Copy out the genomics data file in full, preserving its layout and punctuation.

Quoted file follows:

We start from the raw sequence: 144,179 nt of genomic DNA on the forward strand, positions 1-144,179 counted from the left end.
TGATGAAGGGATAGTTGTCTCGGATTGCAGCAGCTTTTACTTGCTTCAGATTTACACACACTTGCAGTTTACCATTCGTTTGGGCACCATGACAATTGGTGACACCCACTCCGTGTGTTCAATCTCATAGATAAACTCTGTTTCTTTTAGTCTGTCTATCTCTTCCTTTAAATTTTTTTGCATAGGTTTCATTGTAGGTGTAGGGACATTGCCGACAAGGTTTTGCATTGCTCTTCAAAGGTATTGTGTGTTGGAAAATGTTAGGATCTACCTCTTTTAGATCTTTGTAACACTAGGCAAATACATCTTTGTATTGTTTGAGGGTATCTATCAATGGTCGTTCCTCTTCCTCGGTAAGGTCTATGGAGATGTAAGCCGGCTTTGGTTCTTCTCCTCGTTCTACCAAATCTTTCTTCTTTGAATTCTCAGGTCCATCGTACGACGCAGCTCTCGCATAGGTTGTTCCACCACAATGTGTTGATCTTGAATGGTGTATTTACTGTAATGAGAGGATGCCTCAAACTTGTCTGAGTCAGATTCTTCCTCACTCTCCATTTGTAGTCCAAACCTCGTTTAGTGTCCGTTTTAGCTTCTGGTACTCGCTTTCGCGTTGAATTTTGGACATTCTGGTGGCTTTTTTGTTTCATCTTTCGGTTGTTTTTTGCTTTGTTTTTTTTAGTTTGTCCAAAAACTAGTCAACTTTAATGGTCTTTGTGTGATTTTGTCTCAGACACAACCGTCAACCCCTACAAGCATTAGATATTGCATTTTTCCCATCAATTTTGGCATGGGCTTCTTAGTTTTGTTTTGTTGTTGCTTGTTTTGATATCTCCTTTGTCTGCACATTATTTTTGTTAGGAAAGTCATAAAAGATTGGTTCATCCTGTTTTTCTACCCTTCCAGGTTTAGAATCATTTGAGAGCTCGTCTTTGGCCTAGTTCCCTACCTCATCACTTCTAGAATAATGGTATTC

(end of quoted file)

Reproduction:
We start from the raw sequence: 144,179 nt of genomic DNA on the forward strand, positions 1-144,179 counted from the left end.
TGATGAAGGGATAGTTGTCTCGGATTGCAGCAGCTTTTACTTGCTTCAGATTTACACACACTTGCAGTTTACCATTCGTTTGGGCACCATGACAATTGGTGACACCCACTCCGTGTGTTCAATCTCATAGATAAACTCTGTTTCTTTTAGTCTGTCTATCTCTTCCTTTAAATTTTTTTGCATAGGTTTCATTGTAGGTGTAGGGACATTGCCGACAAGGTTTTGCATTGCTCTTCAAAGGTATTGTGTGTTGGAAAATGTTAGGATCTACCTCTTTTAGATCTTTGTAACACTAGGCAAATACATCTTTGTATTGTTTGAGGGTATCTATCAATGGTCGTTCCTCTTCCTCGGTAAGGTCTATGGAGATGTAAGCCGGCTTTGGTTCTTCTCCTCGTTCTACCAAATCTTTCTTCTTTGAATTCTCAGGTCCATCGTACGACGCAGCTCTCGCATAGGTTGTTCCACCACAATGTGTTGATCTTGAATGGTGTATTTACTGTAATGAGAGGATGCCTCAAACTTGTCTGAGTCAGATTCTTCCTCACTCTCCATTTGTAGTCCAAACCTCGTTTAGTGTCCGTTTTAGCTTCTGGTACTCGCTTTCGCGTTGAATTTTGGACATTCTGGTGGCTTTTTTGTTTCATCTTTCGGTTGTTTTTTGCTTTGTTTTTTTTAGTTTGTCCAAAAACTAGTCAACTTTAATGGTCTTTGTGTGATTTTGTCTCAGACACAACCGTCAACCCCTACAAGCATTAGATATTGCATTTTTCCCATCAATTTTGGCATGGGCTTCTTAGTTTTGTTTTGTTGTTGCTTGTTTTGATATCTCCTTTGTCTGCACATTATTTTTGTTAGGAAAGTCATAAAAGATTGGTTCATCCTGTTTTTCTACCCTTCCAGGTTTAGAATCATTTGAGAGCTCGTCTTTGGCCTAGTTCCCTACCTCATCACTTCTAGAATAATGGTATTC